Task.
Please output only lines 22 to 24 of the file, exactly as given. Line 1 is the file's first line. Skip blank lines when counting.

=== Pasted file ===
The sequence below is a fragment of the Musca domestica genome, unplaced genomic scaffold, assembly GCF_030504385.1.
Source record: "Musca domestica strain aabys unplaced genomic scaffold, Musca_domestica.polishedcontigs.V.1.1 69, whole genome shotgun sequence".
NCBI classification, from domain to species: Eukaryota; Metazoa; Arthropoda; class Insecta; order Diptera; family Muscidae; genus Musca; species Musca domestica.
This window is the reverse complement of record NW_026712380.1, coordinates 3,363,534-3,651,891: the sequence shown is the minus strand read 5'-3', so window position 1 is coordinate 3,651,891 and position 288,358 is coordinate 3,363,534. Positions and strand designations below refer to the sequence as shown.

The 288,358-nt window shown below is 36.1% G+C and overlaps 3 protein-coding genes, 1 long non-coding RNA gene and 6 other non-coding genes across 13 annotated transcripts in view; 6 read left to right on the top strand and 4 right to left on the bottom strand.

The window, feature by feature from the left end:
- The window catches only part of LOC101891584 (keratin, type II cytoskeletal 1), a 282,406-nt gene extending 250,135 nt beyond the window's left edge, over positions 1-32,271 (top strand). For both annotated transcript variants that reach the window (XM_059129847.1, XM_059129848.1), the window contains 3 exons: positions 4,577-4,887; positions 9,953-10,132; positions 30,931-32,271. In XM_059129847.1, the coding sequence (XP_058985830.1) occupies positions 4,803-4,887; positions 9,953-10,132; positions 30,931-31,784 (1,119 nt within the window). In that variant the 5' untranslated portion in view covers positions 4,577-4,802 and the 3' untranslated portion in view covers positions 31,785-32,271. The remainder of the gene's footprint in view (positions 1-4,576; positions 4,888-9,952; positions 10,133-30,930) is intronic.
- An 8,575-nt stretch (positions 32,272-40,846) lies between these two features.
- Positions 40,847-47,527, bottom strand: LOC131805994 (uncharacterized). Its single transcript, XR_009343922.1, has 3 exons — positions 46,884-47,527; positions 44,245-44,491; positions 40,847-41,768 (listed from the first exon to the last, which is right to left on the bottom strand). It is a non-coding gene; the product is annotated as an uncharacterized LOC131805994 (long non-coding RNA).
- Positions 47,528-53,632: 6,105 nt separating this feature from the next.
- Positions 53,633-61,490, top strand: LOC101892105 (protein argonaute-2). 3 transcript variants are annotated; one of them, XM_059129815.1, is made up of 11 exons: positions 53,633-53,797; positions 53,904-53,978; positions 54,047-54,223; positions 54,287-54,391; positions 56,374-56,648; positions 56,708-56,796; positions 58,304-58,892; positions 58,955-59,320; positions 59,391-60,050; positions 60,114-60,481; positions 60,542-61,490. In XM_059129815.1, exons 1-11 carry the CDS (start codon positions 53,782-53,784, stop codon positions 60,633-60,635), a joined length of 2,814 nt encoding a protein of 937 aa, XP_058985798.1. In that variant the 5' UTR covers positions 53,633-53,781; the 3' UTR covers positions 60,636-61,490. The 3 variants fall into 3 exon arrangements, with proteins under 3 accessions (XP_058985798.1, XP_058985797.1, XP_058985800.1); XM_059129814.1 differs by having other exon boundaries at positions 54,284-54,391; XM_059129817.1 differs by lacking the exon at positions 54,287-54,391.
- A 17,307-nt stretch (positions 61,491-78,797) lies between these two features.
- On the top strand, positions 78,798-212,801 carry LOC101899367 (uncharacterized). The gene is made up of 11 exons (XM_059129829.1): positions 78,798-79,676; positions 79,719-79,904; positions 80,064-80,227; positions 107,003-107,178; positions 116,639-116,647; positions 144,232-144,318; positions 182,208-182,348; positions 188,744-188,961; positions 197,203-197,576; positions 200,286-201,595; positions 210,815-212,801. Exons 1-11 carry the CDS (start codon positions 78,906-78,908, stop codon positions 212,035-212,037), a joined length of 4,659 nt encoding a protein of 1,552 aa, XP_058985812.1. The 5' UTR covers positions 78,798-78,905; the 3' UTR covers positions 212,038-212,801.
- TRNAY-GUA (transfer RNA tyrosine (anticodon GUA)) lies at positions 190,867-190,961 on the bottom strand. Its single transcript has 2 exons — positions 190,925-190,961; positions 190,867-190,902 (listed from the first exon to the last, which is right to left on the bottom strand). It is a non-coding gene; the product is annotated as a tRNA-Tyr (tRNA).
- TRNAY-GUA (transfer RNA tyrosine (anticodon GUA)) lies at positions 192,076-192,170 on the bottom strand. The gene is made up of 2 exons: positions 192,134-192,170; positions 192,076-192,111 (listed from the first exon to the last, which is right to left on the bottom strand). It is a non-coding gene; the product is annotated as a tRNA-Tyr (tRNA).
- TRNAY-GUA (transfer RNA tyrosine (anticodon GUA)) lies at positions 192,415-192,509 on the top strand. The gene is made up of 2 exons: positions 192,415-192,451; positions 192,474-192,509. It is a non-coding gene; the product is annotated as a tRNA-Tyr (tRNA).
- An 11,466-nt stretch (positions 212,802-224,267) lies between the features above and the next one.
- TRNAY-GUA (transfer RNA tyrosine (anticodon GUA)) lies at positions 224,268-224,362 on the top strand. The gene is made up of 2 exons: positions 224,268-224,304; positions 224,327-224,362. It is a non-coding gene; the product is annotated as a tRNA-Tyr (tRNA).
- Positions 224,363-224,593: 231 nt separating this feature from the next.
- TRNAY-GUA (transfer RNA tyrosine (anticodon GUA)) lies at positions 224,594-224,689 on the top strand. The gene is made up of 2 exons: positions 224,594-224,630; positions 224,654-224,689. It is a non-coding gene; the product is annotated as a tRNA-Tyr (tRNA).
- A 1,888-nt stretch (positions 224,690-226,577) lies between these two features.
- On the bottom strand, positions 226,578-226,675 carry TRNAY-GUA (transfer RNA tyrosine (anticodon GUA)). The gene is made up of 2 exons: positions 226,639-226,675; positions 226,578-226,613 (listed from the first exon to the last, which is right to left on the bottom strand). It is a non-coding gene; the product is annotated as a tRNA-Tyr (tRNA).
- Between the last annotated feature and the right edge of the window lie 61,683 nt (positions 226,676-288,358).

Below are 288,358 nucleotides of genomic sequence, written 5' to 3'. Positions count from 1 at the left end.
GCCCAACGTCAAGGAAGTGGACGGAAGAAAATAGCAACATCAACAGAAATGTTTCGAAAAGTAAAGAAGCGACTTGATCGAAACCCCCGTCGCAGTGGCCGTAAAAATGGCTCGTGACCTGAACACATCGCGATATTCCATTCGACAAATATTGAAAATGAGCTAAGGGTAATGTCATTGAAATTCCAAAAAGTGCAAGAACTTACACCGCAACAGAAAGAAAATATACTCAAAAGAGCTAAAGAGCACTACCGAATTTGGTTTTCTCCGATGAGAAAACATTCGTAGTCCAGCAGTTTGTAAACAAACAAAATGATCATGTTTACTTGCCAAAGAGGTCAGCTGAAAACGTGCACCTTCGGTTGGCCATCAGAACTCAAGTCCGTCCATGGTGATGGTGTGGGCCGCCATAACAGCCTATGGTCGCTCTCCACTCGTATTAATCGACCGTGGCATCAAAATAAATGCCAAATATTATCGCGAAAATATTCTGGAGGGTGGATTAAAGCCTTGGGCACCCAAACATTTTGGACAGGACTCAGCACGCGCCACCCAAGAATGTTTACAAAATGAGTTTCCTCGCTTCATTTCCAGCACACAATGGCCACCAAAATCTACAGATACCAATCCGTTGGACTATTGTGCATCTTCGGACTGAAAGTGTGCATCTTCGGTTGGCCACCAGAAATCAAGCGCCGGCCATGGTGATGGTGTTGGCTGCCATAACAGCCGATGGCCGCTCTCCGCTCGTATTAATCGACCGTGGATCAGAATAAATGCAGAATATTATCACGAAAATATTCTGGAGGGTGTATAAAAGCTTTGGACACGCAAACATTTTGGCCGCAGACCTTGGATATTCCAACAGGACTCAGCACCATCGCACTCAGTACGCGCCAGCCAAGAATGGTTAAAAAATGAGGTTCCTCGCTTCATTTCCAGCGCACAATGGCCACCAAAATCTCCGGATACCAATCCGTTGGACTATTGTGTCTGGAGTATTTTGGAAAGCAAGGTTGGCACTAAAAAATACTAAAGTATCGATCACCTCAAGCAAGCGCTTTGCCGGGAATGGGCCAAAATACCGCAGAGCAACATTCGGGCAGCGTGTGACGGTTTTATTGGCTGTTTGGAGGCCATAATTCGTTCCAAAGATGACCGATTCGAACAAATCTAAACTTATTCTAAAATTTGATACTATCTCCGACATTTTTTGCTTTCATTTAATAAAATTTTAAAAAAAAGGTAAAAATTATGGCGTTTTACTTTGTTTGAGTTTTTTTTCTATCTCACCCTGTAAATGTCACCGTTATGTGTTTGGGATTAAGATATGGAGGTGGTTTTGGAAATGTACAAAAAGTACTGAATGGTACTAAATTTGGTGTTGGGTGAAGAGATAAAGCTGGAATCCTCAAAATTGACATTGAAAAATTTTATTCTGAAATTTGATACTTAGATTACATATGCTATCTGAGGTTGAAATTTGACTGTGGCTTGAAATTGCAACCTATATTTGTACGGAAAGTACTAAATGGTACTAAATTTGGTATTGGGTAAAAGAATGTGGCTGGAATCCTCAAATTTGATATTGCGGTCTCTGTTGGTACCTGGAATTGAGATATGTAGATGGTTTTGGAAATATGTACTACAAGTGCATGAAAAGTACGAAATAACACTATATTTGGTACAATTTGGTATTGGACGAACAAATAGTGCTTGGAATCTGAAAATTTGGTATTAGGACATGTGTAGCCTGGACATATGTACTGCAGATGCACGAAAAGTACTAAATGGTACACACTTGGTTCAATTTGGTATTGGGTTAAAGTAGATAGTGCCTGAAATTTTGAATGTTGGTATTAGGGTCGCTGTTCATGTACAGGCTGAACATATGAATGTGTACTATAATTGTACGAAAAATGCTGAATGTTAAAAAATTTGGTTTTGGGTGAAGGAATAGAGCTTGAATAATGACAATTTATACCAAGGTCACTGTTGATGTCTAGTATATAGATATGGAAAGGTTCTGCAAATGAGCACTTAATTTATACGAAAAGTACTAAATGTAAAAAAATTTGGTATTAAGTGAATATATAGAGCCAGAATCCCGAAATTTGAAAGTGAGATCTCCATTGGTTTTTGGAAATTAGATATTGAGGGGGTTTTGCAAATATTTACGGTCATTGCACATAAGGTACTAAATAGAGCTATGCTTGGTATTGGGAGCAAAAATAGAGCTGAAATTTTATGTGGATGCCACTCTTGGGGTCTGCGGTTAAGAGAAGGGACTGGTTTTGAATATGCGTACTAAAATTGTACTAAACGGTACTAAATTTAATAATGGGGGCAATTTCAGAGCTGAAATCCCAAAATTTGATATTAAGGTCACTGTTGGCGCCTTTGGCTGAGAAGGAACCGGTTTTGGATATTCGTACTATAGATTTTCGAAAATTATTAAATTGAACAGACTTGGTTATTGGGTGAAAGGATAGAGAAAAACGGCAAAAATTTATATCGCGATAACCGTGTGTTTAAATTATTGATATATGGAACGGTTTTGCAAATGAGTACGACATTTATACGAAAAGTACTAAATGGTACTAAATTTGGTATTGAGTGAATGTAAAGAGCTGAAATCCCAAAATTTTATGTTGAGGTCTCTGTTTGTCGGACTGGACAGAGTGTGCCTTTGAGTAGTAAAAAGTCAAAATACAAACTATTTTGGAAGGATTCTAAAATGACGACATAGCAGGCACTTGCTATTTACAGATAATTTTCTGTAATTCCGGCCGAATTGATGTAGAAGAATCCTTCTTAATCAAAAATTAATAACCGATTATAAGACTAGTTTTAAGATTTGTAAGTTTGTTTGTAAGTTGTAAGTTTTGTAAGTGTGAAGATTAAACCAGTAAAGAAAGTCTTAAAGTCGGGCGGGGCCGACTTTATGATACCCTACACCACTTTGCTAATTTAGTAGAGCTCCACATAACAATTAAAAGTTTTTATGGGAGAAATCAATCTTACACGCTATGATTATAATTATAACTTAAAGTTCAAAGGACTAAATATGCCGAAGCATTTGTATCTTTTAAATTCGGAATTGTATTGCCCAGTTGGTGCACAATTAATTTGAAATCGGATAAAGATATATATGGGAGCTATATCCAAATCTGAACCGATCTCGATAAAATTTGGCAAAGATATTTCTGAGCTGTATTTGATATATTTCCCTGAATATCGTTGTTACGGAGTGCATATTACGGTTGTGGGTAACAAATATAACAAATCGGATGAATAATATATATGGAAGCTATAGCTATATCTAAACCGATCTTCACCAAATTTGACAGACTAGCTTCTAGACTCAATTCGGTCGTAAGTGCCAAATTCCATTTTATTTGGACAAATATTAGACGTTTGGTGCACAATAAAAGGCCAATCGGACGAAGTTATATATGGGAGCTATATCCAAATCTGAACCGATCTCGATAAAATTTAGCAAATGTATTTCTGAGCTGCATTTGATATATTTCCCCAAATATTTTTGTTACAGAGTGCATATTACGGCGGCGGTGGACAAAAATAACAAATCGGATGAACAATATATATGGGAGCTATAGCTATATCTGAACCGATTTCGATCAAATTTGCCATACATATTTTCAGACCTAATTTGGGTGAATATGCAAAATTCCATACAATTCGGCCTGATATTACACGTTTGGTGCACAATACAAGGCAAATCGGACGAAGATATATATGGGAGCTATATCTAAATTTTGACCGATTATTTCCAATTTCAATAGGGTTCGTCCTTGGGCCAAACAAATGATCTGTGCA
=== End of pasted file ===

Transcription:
- On the bottom strand, positions 226,578-226,675 carry TRNAY-GUA (transfer RNA tyrosine (anticodon GUA)). The gene is made up of 2 exons: positions 226,639-226,675; positions 226,578-226,613 (listed from the first exon to the last, which is right to left on the bottom strand). It is a non-coding gene; the product is annotated as a tRNA-Tyr (tRNA).
- Between the last annotated feature and the right edge of the window lie 61,683 nt (positions 226,676-288,358).

Below are 288,358 nucleotides of genomic sequence, written 5' to 3'. Positions count from 1 at the left end.